I am just so darn giddy with excitement, I had to go search and see if I really did tell you this, and I DID!!!, last November when Central Market was under construction at Preston Royal. I had heard from a reliable source that Trader Joe’s was going to plant its second or third Dallas store at the northwest corner of North Central Expressway and Walnut Hill Lane.
What fabu news for the neighborhoods! The famous West Coast foodie store that you have to drag me out of in Santa Fe or Cali will anchor a new development to be built on the vacant 42-acre property on that corner that is also to include an R.E.I.
Once upon a time, many moons ago, that corner was the Willow Creek apartments and shopping center, which were torn down starting in 2007, after a fire. Provident Realty planned to build a $300 million urban shopping and housing village on the tract. But the project stalled during the recession and bank credit crunch. Wells Fargo foreclosed on the tract in late 2009. I recall an auction where no one bought. Kroenke Holdings bought the land from Wells Fargo Bank in 2010 and formed a partnership with Provident Realty to continue development. Isn’t it nice that despite the bust, this project still came together?
Seems the stinkers at Provident Realty Advisors and Kroenke Holdings of Missouri have been covertly working with Trader Joe’s since last summer, planning a 14,000 square foot store as well as a variety of other developments on the corner, including several hundred units of multifamily residential at the same time. Keeping us in the dark, eh?
Trader Joe’s is opening its first two Texas stores on June 15 in Fort Worth and Houston; nine locations have been announced for Texas so far, including two more locations in Houston and one each in Austin and San Antonio.
According to Steve Brown, Trader Joe’s is “known for its value-priced store brands, kitschy interiors and zany marketing campaigns, Trader Joe’s has been in business since 1958. The company has more than 370 stores in 32 states.” Me, I like Two Buck Chuck, the ginger cookies and everything in the prepared food case.
The neighborhood is already AA Central: Houston-based Spec’s Wines, Spirits & Finer Foods has a 43,000-square-foot store (Good Lord!) near the southeast corner of Central and Walnut Hill, and is opening up another location at Preston-Royal where Blockbuster used to be. (Talk about the maturing of the community: it used to be a Toys R Us!) Then Total Wine & More, a Maryland wine and beer retailer, is opening a store in this quad. As my friend Wyman Elrod says:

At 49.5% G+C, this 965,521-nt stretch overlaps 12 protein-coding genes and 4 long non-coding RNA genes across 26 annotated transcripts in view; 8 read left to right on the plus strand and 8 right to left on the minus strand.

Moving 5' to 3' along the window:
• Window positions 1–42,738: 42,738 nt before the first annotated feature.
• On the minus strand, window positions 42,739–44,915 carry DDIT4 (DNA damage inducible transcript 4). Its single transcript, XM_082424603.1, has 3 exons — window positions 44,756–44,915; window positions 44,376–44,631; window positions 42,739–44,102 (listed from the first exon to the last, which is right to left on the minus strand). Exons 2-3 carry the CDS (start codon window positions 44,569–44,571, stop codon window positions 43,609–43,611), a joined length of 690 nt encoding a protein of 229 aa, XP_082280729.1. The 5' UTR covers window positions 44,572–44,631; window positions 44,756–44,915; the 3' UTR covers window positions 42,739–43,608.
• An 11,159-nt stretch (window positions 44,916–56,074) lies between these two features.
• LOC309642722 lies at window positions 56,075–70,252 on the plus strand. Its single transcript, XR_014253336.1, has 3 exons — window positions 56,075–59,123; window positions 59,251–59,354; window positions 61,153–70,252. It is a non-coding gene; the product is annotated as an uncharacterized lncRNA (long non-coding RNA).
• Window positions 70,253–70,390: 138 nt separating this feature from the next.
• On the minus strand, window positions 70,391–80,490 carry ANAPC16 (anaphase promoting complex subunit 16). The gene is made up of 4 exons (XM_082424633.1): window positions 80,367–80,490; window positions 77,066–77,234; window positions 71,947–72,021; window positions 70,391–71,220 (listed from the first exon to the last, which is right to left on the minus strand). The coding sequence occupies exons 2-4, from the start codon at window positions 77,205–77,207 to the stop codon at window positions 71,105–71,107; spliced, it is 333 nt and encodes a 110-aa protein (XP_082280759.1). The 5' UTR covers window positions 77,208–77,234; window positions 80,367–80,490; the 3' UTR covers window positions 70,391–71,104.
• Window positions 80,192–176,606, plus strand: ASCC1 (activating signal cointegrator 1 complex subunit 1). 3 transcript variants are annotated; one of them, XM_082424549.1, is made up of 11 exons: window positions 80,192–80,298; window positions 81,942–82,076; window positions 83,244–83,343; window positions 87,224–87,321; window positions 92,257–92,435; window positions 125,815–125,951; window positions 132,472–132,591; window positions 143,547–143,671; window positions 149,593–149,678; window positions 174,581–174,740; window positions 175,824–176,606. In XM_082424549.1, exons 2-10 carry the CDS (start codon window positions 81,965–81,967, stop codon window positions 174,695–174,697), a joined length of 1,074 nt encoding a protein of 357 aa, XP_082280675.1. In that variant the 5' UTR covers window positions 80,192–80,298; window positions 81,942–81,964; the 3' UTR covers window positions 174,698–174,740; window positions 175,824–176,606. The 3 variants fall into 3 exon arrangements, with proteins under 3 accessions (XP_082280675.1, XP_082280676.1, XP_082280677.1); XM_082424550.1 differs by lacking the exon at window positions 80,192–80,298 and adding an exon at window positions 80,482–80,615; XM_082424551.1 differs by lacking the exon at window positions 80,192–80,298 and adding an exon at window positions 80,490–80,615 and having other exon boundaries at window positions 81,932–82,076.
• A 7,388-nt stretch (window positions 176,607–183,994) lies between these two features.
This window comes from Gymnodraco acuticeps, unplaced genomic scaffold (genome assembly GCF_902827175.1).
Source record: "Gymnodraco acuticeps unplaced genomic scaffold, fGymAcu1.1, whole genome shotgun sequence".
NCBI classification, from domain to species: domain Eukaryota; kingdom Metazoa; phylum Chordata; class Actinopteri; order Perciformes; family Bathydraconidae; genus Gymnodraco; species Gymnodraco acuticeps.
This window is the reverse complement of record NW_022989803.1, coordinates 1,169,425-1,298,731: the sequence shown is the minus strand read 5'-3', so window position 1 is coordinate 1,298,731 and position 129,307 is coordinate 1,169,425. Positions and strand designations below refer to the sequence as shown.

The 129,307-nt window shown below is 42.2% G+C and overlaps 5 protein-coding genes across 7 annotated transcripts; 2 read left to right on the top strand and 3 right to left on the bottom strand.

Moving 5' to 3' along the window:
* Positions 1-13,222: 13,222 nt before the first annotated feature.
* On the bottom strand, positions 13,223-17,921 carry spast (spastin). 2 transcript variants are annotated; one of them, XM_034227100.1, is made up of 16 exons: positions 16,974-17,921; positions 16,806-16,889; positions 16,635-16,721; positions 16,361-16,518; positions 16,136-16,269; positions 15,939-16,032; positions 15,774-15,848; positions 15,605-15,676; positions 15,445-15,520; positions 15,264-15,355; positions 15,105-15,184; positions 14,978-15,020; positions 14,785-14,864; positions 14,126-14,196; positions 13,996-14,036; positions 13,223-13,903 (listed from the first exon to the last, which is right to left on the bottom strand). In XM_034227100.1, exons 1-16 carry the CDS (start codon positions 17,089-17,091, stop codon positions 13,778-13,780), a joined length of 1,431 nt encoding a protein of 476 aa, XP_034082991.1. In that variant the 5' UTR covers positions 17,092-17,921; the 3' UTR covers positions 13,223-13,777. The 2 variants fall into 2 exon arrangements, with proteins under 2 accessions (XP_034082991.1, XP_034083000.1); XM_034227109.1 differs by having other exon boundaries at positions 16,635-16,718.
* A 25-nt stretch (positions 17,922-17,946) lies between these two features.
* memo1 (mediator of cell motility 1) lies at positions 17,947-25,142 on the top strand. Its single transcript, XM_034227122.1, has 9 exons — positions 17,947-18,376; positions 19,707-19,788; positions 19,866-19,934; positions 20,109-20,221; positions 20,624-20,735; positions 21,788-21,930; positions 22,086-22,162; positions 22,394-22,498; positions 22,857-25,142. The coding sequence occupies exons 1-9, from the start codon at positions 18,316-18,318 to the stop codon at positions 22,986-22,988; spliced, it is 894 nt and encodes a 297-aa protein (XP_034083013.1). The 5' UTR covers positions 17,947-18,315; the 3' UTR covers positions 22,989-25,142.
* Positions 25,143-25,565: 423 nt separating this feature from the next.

“There will soon be large liquor and wine merchants on all four corners of this intersection. You should move to The Meadows or Glen Lakes and walk to get your wine! You probably can even have it delivered like Ozarka!”
Another coolio thing about this deal: the neighboring Homeowners Associations really worked with the developers on the site:
“As most of you know, the 42-acre property at the northwest corner of Walnut Hill and Central Expressway that was owned by Provident Realty Advisors was foreclosed on by Wells Fargo late last year. Because the Wells Fargo loan pre-dated the private deed restrictions (“PDR”) that The Meadows, Glen Lakes and Windsor Park had collectively negotiated with Provident, the PDR has been negated. However, the zoning that we negotiated remains in place (see www.themeadowsna.org for a copy of the approved zoning). Because of continued support from our City Council representative and the expectation that any future owner will likely seek changes to the existing zoning, we believe we will have reasonable influence in what ultimately transpires on the site. As a reminder, current zoning includes, among other things, a requirement that the western-most 385 feet (approximately 17 acres) be solely residential, with no more than 140 residences that must be townhomes (rather than condos, apartments, etc). Wells Fargo has recently opened up bidding for the site. The Joint Task Force (made up of representatives from The Meadows, Glen Lakes and Windsor Park) will continue to work with potential developers on behalf of our respective neighborhoods. The JTF is currently taking the approach that, rather than express upfront what our neighborhoods want on the site, we will wait and see what the future owner/developer has in mind.”